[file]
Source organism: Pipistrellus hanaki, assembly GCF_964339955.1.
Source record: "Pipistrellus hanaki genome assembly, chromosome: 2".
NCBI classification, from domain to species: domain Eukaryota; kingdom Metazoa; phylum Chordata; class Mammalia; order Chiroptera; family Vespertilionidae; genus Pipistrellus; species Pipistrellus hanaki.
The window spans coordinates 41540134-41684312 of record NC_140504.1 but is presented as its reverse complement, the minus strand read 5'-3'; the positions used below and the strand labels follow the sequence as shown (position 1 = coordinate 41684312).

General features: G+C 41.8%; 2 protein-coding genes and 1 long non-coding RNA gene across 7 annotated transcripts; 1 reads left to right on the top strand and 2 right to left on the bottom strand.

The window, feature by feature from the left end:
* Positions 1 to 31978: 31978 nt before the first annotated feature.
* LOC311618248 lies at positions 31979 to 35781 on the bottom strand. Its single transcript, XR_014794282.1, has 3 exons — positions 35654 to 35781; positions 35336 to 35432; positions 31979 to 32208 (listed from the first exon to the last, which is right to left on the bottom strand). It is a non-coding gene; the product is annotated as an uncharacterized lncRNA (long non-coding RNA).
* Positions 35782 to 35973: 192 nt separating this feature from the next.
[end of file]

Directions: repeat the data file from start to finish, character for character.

Source organism: Pipistrellus hanaki, assembly GCF_964339955.1.
Source record: "Pipistrellus hanaki genome assembly, chromosome: 2".
NCBI classification, from domain to species: domain Eukaryota; kingdom Metazoa; phylum Chordata; class Mammalia; order Chiroptera; family Vespertilionidae; genus Pipistrellus; species Pipistrellus hanaki.
The window spans coordinates 41540134-41684312 of record NC_140504.1 but is presented as its reverse complement, the minus strand read 5'-3'; the positions used below and the strand labels follow the sequence as shown (position 1 = coordinate 41684312).

General features: G+C 41.8%; 2 protein-coding genes and 1 long non-coding RNA gene across 7 annotated transcripts; 1 reads left to right on the top strand and 2 right to left on the bottom strand.

The window, feature by feature from the left end:
* Positions 1 to 31978: 31978 nt before the first annotated feature.
* LOC311618248 lies at positions 31979 to 35781 on the bottom strand. Its single transcript, XR_014794282.1, has 3 exons — positions 35654 to 35781; positions 35336 to 35432; positions 31979 to 32208 (listed from the first exon to the last, which is right to left on the bottom strand). It is a non-coding gene; the product is annotated as an uncharacterized lncRNA (long non-coding RNA).
* Positions 35782 to 35973: 192 nt separating this feature from the next.